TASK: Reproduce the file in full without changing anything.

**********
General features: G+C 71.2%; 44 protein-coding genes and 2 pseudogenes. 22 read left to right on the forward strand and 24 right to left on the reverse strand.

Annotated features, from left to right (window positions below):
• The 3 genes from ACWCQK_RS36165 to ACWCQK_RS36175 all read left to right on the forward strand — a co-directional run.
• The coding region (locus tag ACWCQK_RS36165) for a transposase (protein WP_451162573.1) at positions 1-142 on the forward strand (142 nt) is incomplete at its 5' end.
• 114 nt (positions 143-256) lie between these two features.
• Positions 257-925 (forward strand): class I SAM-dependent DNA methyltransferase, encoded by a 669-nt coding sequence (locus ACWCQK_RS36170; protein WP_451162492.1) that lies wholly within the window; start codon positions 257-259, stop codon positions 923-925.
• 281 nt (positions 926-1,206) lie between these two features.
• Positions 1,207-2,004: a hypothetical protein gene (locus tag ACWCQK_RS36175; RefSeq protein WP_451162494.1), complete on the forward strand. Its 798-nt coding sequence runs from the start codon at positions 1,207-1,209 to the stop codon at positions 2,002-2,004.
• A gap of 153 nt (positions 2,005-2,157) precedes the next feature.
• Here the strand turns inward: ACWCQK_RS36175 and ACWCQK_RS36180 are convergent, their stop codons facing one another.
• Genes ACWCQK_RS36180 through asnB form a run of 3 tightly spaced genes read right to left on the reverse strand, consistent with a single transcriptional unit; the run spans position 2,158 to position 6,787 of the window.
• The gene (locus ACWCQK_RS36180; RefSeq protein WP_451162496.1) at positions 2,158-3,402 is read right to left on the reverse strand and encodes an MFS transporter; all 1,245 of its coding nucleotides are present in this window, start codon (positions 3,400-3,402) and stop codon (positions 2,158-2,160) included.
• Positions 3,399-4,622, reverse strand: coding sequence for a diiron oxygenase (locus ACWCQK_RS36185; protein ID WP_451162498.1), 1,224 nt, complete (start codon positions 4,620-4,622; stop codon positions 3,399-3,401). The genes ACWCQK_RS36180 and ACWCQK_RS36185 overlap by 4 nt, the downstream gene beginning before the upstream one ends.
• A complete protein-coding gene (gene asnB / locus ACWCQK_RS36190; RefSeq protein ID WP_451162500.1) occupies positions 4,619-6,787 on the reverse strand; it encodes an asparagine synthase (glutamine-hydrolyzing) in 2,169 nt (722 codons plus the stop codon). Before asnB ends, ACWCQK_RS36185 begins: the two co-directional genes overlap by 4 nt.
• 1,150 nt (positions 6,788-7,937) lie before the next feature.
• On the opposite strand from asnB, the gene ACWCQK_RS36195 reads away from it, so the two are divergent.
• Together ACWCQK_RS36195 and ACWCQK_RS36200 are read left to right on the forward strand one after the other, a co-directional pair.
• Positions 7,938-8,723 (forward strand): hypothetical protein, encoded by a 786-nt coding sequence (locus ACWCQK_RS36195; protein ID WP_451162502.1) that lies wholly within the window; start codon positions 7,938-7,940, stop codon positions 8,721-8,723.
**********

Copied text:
General features: G+C 71.2%; 44 protein-coding genes and 2 pseudogenes. 22 read left to right on the forward strand and 24 right to left on the reverse strand.

Annotated features, from left to right (window positions below):
• The 3 genes from ACWCQK_RS36165 to ACWCQK_RS36175 all read left to right on the forward strand — a co-directional run.
• The coding region (locus tag ACWCQK_RS36165) for a transposase (protein WP_451162573.1) at positions 1-142 on the forward strand (142 nt) is incomplete at its 5' end.
• 114 nt (positions 143-256) lie between these two features.
• Positions 257-925 (forward strand): class I SAM-dependent DNA methyltransferase, encoded by a 669-nt coding sequence (locus ACWCQK_RS36170; protein WP_451162492.1) that lies wholly within the window; start codon positions 257-259, stop codon positions 923-925.
• 281 nt (positions 926-1,206) lie between these two features.
• Positions 1,207-2,004: a hypothetical protein gene (locus tag ACWCQK_RS36175; RefSeq protein WP_451162494.1), complete on the forward strand. Its 798-nt coding sequence runs from the start codon at positions 1,207-1,209 to the stop codon at positions 2,002-2,004.
• A gap of 153 nt (positions 2,005-2,157) precedes the next feature.
• Here the strand turns inward: ACWCQK_RS36175 and ACWCQK_RS36180 are convergent, their stop codons facing one another.
• Genes ACWCQK_RS36180 through asnB form a run of 3 tightly spaced genes read right to left on the reverse strand, consistent with a single transcriptional unit; the run spans position 2,158 to position 6,787 of the window.
• The gene (locus ACWCQK_RS36180; RefSeq protein WP_451162496.1) at positions 2,158-3,402 is read right to left on the reverse strand and encodes an MFS transporter; all 1,245 of its coding nucleotides are present in this window, start codon (positions 3,400-3,402) and stop codon (positions 2,158-2,160) included.
• Positions 3,399-4,622, reverse strand: coding sequence for a diiron oxygenase (locus ACWCQK_RS36185; protein ID WP_451162498.1), 1,224 nt, complete (start codon positions 4,620-4,622; stop codon positions 3,399-3,401). The genes ACWCQK_RS36180 and ACWCQK_RS36185 overlap by 4 nt, the downstream gene beginning before the upstream one ends.
• A complete protein-coding gene (gene asnB / locus ACWCQK_RS36190; RefSeq protein ID WP_451162500.1) occupies positions 4,619-6,787 on the reverse strand; it encodes an asparagine synthase (glutamine-hydrolyzing) in 2,169 nt (722 codons plus the stop codon). Before asnB ends, ACWCQK_RS36185 begins: the two co-directional genes overlap by 4 nt.
• 1,150 nt (positions 6,788-7,937) lie before the next feature.
• On the opposite strand from asnB, the gene ACWCQK_RS36195 reads away from it, so the two are divergent.
• Together ACWCQK_RS36195 and ACWCQK_RS36200 are read left to right on the forward strand one after the other, a co-directional pair.
• Positions 7,938-8,723 (forward strand): hypothetical protein, encoded by a 786-nt coding sequence (locus ACWCQK_RS36195; protein ID WP_451162502.1) that lies wholly within the window; start codon positions 7,938-7,940, stop codon positions 8,721-8,723.